That voice was still in my head when our relationship began to get a little more serious in terms of planning an ongoing life together. He said he felt it was really important that he tell me absolutely everything so that we could have complete openness between one another and a little part of me thought, “maybe I don’t want to know.” But he insisted and when he told me the full extent of his past transgressions, I was even more devastated than I’d already been. I excused myself from the conversation and went to my room and just wailed. I’ve never cried like that in all my life. I was praying out loud and so totally confused and feeling sick inside but when I began to calm down I found that strangely, I still believed in him. I didn’t understand why, but I had such a strong spiritual impression that all of the good things I knew about him were still genuine and true.
The next morning, I couldn’t sleep so I went outside to watch the sunrise and try to consider what I should do. This new information was worse than I had imagined and I felt like marrying him now would just mean it served me right if he one day cheated on me or something. Like any coming calamity in our marriage, knowing what I knew now, would be inevitable and I would be the idiot that should’ve seen it coming.
I pulled up a random General Conference talk looking for guidance and in a passing sentence, it said explicitly not to discount someone just because of a past sin and in particular pornography. Of all the talks I could’ve chosen, that one came up. To that point, I felt like I could hear a chorus of voices telling me not to proceed and they all strangely sounded like that woman who said I should run, but then the thought struck me: If I took out what anyone else would say in this situation, ignored the advice of random people and it was only between me and the Lord, what would I conclude?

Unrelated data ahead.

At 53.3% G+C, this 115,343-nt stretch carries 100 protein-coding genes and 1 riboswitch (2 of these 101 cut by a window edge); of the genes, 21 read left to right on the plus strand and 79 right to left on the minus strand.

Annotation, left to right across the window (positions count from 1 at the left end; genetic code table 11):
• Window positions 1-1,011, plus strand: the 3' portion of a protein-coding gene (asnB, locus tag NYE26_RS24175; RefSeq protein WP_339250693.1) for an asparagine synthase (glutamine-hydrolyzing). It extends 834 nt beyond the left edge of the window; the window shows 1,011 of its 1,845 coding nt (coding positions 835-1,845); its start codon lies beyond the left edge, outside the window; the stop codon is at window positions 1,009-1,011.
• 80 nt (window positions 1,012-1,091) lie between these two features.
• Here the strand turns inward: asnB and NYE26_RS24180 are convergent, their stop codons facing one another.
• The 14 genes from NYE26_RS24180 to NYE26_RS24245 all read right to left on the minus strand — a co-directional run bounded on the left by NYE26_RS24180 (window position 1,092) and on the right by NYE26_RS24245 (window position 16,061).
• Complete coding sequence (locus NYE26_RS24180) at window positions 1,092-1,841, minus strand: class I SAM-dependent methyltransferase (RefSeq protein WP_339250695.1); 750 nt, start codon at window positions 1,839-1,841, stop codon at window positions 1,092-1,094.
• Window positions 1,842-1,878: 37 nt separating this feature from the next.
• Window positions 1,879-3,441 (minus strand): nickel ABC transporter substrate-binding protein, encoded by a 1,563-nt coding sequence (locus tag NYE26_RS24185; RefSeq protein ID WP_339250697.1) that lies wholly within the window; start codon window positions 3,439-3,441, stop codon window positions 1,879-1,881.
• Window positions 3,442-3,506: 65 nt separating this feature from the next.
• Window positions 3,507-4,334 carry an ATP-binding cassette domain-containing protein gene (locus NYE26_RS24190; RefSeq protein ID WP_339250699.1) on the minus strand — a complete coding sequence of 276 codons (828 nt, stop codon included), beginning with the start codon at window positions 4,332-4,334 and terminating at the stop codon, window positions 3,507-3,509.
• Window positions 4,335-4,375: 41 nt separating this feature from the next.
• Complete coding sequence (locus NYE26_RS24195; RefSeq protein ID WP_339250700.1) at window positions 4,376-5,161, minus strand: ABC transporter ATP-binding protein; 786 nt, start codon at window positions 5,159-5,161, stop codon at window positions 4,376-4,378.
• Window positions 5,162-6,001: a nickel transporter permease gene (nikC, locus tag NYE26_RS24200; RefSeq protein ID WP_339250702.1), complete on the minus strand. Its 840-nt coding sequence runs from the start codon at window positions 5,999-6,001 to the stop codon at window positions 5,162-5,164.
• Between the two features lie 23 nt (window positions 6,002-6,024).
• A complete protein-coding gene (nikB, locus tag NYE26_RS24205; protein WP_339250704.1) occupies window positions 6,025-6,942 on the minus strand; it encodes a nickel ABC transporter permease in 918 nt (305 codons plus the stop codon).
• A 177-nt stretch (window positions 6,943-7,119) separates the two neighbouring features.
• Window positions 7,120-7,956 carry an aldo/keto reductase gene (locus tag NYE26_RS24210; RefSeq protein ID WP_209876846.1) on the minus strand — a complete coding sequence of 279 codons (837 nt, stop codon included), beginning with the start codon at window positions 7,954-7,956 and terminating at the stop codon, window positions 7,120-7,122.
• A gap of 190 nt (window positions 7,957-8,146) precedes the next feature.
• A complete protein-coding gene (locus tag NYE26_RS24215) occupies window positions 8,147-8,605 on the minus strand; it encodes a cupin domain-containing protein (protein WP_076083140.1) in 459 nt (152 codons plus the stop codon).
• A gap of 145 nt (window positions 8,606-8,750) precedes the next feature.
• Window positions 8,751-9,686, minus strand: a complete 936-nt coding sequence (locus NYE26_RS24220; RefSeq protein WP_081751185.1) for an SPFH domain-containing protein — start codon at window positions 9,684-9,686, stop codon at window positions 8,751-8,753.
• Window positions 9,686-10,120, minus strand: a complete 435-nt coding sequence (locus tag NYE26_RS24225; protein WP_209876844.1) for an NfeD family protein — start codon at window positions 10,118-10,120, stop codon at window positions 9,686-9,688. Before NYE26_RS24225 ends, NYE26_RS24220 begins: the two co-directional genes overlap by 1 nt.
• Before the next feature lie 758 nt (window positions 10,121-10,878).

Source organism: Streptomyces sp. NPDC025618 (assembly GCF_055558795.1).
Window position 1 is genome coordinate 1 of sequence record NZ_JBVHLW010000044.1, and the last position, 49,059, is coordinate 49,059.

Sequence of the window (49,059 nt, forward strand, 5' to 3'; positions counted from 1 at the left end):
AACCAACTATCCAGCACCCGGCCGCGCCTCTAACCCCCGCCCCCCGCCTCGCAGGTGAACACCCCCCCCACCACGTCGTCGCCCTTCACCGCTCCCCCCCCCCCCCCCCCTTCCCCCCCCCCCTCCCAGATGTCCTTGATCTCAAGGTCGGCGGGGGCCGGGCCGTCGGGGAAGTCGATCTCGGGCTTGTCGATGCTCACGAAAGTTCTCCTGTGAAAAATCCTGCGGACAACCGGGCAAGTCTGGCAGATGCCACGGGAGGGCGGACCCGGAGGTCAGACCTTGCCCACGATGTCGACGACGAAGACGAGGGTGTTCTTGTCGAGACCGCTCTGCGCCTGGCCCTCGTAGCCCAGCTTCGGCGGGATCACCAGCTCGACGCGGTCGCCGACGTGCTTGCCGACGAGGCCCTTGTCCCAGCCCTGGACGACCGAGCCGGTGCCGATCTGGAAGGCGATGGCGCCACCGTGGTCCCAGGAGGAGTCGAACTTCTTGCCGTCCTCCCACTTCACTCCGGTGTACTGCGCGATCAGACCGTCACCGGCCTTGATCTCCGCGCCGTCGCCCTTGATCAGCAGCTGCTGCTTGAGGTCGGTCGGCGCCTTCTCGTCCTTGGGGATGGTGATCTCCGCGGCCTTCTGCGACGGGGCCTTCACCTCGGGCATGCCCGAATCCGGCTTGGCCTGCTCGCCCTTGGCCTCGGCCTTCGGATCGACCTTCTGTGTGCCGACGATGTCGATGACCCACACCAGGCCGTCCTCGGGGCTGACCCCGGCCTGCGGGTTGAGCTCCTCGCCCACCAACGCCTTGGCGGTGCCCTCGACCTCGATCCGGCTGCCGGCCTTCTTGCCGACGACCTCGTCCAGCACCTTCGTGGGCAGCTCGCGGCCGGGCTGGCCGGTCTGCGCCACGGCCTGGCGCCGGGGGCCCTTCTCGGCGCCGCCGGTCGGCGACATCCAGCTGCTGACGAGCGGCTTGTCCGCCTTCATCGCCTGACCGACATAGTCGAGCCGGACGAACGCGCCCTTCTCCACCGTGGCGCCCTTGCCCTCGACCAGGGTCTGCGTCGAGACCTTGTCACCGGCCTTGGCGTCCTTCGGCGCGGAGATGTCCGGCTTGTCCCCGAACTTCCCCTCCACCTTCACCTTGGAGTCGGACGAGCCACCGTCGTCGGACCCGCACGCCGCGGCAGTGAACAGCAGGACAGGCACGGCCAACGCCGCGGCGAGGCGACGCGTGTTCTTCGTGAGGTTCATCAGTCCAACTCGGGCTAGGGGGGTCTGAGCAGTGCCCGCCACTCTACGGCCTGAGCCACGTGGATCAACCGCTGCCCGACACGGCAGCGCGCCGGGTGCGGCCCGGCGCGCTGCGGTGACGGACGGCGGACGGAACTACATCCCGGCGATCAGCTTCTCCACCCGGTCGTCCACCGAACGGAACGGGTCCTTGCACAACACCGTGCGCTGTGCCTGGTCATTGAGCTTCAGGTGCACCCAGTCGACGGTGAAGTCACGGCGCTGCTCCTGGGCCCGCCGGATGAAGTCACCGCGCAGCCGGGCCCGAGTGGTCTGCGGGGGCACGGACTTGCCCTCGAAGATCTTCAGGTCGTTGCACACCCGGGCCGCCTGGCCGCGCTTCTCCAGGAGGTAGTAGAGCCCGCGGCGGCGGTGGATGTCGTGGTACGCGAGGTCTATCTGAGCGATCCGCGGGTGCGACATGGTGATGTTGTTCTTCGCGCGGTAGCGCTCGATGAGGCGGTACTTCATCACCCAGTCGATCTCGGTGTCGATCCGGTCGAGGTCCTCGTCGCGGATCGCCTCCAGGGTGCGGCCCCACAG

“I believe in him and I believe the Lord can continue to help him recover from this.”
I had some fundamental misunderstandings about pornography addiction. We had set up a system of accountability where we had a weekly check-in. He would send me a screenshot from a tracking app he was using and I would make sure to tell me him I was proud of his progress, because I was. But every time he had a relapse and the count was back to 0, I felt deeply betrayed. Here’s where my misunderstanding comes in. I thought that pornography addiction was all about sex and intimacy, so how could he turn from me to this horrible thing when we had such a good connection even if so much of our relationship was happening from a distance? I thought that continually coming back to porn was some deep perversion and even though I understood addiction involves being out of control of yourself, I thought if he just loved me more than he wouldn’t need to go back to that.